December 2020 Musing

24 December

Since 2010, the month of December has taken on a strong mellow glow for me.

It was in December that I travelled along the coast of Atlantic Ocean in Rabat, Morocco to visit SPANA, and touched a donkey for the first time.

The lowly donkey holds a very prominent position in my understanding of the birth of Christ.

It was also in December that my dog child, Shoya, passed on.

This morning I decided to oil the coconut shells that made up a necklace bought years ago. I had washed the necklace last night and hung it out to dry.

Flamenco music was playing softly in the background as I prepared the oil mixture of Moroccan argan oil with a dash of French lavender and Indian Patchouli. When I swept the oil mixture over the cracks and roughness of the necklace with my fingers, aromas wafted in the air and filled up my senses.

Images of Bedouin farmers and the cats I fed at the villa and hotels floated up in my mind, as if summoned by the scents of the oils and the music being played.

Then I thought of the magi’s gifts to baby Jesus- gold symbolising kingship, frankincense symbolising spirituality & myrrh symbolising suffering & death.

And I thought of the oils I anointed my dog with and the silver chain I put on his neck before he was cremated.

If even the Son of God was not spared from separation, pain and death, then we need to stop promoting the illusion that if we do everything “right”, or have power or wealth, we’ll be able to escape suffering.

The “Uncle” at the Incense Shop

6 Dec 2020

Shopping alone gives me time to study things and sometimes learn life lessons from shop staff.

Whenever I’m at Fortune Centre I would make it a point to navigate the maze of escalators to visit an incense shop tucked away among the eateries on the 3rd floor.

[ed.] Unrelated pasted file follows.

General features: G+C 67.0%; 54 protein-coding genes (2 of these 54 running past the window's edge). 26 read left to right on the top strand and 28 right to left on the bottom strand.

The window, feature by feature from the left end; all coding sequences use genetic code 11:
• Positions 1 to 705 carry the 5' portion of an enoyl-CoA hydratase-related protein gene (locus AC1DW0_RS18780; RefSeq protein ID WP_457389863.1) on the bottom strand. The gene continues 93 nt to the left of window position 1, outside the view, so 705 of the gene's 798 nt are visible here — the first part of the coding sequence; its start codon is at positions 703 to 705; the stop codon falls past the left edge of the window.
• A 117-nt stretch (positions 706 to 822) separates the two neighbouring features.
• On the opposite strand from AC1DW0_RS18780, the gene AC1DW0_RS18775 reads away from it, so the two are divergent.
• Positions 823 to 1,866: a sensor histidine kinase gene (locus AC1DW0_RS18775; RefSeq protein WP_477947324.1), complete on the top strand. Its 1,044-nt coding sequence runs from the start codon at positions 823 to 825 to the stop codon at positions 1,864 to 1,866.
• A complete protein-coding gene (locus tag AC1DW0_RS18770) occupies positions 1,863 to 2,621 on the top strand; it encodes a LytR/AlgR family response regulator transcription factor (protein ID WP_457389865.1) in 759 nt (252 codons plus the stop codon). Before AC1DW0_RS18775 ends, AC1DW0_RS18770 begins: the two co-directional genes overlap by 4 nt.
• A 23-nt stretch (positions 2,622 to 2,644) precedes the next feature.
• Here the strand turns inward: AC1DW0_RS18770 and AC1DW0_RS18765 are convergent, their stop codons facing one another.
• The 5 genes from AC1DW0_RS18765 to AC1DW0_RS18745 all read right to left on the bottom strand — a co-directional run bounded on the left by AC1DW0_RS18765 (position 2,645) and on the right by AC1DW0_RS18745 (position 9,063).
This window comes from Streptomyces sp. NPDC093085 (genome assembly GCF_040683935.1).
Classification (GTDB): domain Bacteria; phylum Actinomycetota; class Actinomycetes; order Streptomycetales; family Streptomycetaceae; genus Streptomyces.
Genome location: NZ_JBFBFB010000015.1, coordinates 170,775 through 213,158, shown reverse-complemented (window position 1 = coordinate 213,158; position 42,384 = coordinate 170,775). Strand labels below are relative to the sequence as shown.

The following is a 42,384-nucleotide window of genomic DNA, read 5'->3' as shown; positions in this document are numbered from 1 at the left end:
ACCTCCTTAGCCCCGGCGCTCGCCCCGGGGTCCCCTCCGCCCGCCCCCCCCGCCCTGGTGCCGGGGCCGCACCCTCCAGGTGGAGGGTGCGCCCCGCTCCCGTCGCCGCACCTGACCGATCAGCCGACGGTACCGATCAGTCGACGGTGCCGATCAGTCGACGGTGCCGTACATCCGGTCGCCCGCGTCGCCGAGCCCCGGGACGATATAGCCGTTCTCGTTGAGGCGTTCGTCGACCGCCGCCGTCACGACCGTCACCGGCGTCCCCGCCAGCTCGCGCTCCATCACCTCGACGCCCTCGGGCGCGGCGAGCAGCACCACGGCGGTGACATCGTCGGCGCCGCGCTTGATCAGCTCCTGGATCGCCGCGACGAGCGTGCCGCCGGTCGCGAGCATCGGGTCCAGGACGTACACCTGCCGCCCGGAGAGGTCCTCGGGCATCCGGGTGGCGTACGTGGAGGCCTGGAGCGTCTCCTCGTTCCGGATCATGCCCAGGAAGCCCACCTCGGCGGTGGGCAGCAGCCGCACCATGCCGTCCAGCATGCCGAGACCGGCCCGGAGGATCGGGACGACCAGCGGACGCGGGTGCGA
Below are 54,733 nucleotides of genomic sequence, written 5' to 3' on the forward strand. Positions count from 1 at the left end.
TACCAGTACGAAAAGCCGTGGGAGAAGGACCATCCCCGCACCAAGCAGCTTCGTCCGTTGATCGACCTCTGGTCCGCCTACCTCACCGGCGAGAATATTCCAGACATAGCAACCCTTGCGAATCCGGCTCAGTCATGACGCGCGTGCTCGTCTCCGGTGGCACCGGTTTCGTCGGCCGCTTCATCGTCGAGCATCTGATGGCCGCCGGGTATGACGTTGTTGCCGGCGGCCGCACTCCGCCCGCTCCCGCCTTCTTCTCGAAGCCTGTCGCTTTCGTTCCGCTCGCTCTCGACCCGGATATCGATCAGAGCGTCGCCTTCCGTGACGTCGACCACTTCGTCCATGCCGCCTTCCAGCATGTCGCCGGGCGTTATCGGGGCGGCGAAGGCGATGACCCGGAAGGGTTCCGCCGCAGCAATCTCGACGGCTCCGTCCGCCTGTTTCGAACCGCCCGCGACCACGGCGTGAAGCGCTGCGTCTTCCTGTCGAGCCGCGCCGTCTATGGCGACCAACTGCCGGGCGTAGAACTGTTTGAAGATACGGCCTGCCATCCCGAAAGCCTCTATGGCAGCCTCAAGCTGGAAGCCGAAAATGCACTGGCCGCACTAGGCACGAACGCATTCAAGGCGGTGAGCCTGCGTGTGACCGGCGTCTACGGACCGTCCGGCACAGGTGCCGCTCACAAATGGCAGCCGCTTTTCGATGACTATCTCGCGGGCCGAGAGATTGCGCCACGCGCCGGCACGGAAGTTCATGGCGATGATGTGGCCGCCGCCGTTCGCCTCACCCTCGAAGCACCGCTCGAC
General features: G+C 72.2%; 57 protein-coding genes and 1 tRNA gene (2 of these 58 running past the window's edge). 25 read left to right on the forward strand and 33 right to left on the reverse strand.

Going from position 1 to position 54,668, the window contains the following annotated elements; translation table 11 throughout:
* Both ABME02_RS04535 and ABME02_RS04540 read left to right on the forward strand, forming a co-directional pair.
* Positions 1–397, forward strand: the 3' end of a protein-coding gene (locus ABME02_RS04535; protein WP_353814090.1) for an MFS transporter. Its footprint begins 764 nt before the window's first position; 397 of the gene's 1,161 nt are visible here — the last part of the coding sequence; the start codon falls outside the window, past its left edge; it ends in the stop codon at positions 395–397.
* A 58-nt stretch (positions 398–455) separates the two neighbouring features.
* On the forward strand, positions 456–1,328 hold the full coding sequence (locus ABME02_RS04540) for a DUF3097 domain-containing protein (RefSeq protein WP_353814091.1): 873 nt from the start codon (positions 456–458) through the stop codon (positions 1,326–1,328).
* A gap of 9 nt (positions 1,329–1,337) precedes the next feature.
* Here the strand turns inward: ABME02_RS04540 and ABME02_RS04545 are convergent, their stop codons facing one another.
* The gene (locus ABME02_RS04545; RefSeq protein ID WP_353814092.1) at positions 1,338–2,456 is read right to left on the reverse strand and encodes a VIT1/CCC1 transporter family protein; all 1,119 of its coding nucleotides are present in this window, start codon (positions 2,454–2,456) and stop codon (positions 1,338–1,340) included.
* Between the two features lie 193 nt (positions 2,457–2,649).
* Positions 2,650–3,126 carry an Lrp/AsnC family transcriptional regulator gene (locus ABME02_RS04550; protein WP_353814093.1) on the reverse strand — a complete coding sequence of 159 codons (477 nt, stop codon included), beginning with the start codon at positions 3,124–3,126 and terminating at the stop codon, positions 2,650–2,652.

The shop sells incense from Bhutan, Nepal and Tibet, and other ritual and aesthetic items for spiritual and leisure purposes.

The shopkeeper, whom I addressed as “Uncle” out of respect, would be watching comedies on his phone while I browsed and asked all kinds of questions about his products.

“Uncle” was always patient and allowed me to touch the prayer flags, tangkas, dorjes, incense burners and inhale the incense samples without asking me to buy anything.

Having travelled to many places in his youth before retiring as a keeper of his sister’s shop, he had learnt to always be kind to strangers.

“Always be nice to strangers,” “Uncle” once told me. “Don’t think only of your own family. For example, when you fall down outside, it’s a stranger that calls the ambulance. The ambulance driver is a stranger. The nurse attending to you is a stranger. Lot’s of things are done for you by strangers even before your relatives arrive at the hospital.”

Yesterday I was at the shop but “Uncle” wasn’t there. His sister whom he spoke fondly of was standing in his place.

“Take your time to see what you need,” the sister extended the same hospitality to me.

“Uncle” had passed away last year (December 2019). He had lived well and went peacefully.

Seeing the incense was like seeing old friends again. Every thing I touched was imbued with the kindness of the old man who was no longer there.

Before I left the shop, the silver haired sister weaved a bracelet of sacred threads from a tibetan monastery and set a turquoise bead on it. It was a gift for my mother to protect her in all encounters.

“Here, you take these. They are made by the lamas,” she spoke softly, as she placed an auspicious symbol of infinite wisdom and the union of empathy and knowledge woven in yellow thread in my hand.

The Most Expensive Ingredient in a Meal

23 Nov 2020

A dab of olive butter scented by basil on crackers and a cup of 2-in-1 coffee taste precious when time is given to take them slowly.

The bitter sweet coffee warmed my throat, travelled down my neck and spread across my shoulder. Its aroma lingered at the back of my head and exited through my brow and crown.

Scent of basil on creamy olive augmented the crispy plainness of the crackers.

Perhaps that’s why simple & inexpensive foods might also enrich us.

A friend’s dad is contented with plain basmati rice mixed with a bit of water as long as no one disturbs him when he eats. And he is very fit.

On many late afternoons, my own dad would take his crackers soaked in coffee while reading at the kitchen table. This image always comes to mind whenever I need to connect with him.

Letting Light Through